There are three roles a practice needs to cover to grow and become efficient, and profitable.
This Friday, I’m going to be sitting down with Angela Laughlin of BBB Partners to talk through one of the most important roles to get right at some point in a practice evolution – the Practice Manager.
She will share the many lessons in her time being a Practice Manager, and I think it’s essential for any adviser considering hiring a Practice Manager or simply interested in efficiency, systemisation, and motivating your team.
In the meantime, let me outline what those three roles are.
Some of you might notice some synergy with Michael Gerber’s e-Myth.
It’s true, there are similarities. However, I’m not talking about the evolution of an individual entrepreneur. I’m talking about growth strategy for a business and how to avoid a common mistake many practice owners make.
The first role type is the Entrepreneur/ Creator.
In most advice businesses, this is the principal adviser and this person’s role is all about giving the business direction or, to quote Dan Sullivan, “imagining stuff that hasn’t happened yet:”
This person is the spark who creates opportunity where none existing before and drives the growth of the business, whether that means creating the business plan, bringing in leads, or just identifying the right clients to work with.
This is where most businesses start. After all, without this, it’s unlikely you’ve actually started a business.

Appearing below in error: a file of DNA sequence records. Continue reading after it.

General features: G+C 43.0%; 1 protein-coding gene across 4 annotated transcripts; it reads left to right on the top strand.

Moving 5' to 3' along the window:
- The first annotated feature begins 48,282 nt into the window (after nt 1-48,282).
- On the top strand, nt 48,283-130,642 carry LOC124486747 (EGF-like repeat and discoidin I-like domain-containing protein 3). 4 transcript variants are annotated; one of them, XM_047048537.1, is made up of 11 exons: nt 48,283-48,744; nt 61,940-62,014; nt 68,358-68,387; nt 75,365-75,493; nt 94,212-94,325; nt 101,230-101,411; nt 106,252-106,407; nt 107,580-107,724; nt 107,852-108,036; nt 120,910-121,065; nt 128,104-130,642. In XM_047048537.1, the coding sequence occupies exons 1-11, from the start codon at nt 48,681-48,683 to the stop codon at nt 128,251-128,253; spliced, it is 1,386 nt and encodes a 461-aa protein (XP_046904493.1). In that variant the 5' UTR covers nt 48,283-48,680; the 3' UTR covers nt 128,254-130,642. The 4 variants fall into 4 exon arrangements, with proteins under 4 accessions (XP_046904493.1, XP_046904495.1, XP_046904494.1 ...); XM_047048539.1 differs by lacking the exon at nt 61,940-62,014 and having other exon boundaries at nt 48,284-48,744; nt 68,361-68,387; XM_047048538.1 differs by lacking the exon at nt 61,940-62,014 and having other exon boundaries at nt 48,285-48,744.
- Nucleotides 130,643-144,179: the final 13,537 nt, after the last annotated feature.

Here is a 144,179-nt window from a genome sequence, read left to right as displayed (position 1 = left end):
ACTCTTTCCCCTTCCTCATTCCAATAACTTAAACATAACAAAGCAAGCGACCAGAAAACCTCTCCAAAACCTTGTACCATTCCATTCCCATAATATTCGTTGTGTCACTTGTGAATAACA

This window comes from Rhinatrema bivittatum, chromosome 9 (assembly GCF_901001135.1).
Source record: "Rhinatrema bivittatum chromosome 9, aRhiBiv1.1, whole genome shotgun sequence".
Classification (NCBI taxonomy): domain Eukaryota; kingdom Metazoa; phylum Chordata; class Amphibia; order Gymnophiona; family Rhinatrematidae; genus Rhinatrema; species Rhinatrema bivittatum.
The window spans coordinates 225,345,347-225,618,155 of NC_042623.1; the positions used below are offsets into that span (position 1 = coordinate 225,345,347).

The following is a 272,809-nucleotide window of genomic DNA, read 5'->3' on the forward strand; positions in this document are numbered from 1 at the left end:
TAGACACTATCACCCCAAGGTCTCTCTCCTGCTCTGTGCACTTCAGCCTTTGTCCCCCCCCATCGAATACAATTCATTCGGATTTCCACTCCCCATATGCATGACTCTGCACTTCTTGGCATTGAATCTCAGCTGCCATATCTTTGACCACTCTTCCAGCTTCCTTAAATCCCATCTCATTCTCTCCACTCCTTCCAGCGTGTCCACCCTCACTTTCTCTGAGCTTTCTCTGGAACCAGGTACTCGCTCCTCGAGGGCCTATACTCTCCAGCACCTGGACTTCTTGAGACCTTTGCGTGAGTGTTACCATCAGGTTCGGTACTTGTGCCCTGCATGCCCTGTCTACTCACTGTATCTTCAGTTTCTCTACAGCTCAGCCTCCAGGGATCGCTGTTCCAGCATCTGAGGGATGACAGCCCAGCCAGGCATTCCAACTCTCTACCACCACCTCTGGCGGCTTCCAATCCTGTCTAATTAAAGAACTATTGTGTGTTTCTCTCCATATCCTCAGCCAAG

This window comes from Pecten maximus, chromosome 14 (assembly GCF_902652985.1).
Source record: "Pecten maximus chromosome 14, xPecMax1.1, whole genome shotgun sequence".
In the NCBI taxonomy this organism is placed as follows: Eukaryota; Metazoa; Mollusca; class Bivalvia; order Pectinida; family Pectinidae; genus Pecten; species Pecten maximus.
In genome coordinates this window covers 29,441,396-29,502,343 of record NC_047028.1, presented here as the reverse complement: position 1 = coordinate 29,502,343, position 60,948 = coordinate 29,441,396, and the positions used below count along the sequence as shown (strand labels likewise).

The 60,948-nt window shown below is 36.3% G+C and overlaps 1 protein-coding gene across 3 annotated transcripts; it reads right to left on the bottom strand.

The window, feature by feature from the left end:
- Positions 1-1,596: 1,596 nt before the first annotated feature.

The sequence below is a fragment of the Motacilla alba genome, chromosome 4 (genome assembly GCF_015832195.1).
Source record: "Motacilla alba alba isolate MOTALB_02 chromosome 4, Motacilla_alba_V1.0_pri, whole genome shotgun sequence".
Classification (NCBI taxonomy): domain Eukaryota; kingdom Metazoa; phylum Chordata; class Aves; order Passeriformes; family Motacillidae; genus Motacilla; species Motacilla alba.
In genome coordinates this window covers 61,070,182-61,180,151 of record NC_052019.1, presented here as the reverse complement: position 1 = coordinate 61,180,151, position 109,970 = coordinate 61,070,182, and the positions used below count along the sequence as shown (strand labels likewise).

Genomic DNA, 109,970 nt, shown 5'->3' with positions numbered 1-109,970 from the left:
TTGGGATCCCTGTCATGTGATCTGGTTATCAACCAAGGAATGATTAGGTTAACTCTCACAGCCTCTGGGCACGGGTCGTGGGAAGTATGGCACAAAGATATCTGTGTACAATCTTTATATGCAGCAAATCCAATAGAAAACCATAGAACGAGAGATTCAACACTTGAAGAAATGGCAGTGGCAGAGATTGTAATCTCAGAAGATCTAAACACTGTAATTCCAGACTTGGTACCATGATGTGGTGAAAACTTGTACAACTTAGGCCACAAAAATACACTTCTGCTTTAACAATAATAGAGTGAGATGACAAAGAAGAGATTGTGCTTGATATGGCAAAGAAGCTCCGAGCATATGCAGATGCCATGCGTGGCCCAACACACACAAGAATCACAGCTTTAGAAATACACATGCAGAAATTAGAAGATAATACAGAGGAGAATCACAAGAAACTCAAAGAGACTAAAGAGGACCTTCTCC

The second role is the Organizer.
People who succeed in this role are usually systems thinkers. They excel at taking a strategic plan or an idea around the direction a business needs to go in and turn it into a series of steps to get there.
It’s a key role most practices need sooner or later. Without it, most practices sooner hit a capacity issue. Very few people can wear this hat and others as well. More on that later.
The third role is what I call the Doer.
These are people who are very capable of undertaking the task needed to deliver advice and usually best equipped to identify ways to improve things as well.
Every business needs Doers, but without Organisers it’s often the Creators who are asked to do the organising.
…which is not a good idea at all.
This is one key area I’ll explore with Angela. Most practices are lacking in the middle area.
Often when practices are looking to grow, the first role they’ll hire is their admin person or a junior adviser. Both roles are typically about execution (i.e Doers).
In truth, I think one of the best hires you can make early on is someone who can be the organizer – someone to manage the workflow, someone to help document the systems, someone to help manage you and organize what needs to happen.
In truth, there are many many options when it comes to handing off the “doing” – offshore, onshore, automation, and more – but having someone who can organize things, help you develop the system, it’s one of the most important things that any business can do to break through the barrier that holds many back